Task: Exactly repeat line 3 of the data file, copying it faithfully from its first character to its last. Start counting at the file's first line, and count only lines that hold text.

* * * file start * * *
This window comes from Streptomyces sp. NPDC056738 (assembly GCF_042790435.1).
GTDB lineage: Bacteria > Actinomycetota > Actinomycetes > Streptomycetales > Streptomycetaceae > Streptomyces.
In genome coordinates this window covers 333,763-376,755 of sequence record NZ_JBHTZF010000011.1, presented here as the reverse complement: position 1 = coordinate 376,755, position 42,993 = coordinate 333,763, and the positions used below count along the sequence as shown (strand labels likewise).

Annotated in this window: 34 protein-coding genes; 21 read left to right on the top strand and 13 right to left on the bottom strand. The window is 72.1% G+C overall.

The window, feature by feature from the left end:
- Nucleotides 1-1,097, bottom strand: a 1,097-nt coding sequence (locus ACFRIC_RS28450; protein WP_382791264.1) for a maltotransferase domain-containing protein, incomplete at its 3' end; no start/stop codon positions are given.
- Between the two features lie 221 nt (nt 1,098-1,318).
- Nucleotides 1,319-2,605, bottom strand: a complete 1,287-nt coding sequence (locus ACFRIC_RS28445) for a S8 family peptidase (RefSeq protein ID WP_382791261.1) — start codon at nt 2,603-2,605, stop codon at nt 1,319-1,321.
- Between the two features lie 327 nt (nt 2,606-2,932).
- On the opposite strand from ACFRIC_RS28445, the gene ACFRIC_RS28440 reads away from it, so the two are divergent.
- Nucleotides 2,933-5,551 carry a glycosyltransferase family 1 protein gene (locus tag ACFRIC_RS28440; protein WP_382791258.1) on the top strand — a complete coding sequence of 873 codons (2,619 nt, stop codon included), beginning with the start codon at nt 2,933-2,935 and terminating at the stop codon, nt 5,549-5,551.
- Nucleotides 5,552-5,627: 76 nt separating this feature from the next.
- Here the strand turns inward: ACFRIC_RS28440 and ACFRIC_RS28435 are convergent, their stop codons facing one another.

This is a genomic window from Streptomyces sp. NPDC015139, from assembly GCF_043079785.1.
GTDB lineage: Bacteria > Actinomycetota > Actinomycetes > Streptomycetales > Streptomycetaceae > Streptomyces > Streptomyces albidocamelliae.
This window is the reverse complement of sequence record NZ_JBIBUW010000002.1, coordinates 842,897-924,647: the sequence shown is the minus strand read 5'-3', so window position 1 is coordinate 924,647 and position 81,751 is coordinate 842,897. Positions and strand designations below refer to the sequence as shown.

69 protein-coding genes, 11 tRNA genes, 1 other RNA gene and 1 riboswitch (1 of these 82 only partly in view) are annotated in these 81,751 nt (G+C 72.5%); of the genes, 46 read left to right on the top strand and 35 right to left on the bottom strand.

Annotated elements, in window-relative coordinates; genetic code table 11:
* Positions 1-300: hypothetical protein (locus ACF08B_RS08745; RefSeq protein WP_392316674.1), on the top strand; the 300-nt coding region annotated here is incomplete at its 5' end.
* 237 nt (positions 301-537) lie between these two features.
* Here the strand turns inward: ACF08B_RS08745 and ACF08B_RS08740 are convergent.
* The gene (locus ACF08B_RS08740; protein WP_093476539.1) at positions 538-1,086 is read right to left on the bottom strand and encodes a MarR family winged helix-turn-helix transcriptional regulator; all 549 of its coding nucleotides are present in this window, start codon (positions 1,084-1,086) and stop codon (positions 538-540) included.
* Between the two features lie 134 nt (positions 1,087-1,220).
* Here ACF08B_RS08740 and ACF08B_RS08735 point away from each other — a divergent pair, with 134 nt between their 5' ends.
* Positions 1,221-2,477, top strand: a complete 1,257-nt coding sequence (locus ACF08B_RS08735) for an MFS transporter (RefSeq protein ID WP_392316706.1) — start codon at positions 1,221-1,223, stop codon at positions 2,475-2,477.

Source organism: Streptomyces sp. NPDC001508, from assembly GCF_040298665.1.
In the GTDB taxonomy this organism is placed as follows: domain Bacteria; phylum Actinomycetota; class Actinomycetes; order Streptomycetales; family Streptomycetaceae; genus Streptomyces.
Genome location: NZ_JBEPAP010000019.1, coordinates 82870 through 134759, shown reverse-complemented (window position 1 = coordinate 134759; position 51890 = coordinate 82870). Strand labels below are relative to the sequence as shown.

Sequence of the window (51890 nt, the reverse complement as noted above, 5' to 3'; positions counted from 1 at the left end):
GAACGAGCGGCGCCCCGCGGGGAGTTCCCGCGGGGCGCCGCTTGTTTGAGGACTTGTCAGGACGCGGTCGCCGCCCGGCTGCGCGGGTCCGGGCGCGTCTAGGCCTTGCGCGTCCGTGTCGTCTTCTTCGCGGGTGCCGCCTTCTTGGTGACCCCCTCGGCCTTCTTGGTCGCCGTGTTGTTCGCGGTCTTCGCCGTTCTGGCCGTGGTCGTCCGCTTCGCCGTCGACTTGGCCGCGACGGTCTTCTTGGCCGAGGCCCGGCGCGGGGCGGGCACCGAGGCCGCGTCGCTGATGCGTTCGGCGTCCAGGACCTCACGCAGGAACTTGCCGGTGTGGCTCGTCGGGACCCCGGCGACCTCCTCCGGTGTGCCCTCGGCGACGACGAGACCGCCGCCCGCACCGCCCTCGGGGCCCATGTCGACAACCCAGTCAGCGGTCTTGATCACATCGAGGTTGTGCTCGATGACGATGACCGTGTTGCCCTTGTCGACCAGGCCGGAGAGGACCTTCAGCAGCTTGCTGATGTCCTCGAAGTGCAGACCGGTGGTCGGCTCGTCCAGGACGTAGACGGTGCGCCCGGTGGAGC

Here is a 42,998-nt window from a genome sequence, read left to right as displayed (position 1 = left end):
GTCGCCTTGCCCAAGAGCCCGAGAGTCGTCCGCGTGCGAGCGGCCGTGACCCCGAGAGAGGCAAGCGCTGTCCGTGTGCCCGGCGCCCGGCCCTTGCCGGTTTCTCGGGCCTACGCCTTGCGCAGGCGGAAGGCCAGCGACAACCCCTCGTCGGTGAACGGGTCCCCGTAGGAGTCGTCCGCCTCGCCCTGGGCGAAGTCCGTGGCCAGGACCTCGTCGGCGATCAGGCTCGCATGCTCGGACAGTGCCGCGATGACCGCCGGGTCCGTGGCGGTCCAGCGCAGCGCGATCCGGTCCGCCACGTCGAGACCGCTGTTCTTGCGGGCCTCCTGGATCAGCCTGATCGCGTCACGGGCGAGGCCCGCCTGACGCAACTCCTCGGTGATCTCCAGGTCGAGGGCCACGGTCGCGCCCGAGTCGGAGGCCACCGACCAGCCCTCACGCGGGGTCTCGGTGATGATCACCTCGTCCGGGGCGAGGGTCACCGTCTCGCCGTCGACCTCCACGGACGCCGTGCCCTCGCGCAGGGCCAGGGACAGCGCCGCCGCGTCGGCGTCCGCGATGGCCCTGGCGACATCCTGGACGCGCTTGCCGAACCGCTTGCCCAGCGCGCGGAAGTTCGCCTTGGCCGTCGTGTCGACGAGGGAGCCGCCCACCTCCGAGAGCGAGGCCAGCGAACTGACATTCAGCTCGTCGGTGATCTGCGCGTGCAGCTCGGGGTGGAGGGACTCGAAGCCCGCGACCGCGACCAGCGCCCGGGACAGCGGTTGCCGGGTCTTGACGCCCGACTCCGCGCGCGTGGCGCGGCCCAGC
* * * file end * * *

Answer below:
In genome coordinates this window covers 333,763-376,755 of sequence record NZ_JBHTZF010000011.1, presented here as the reverse complement: position 1 = coordinate 376,755, position 42,993 = coordinate 333,763, and the positions used below count along the sequence as shown (strand labels likewise).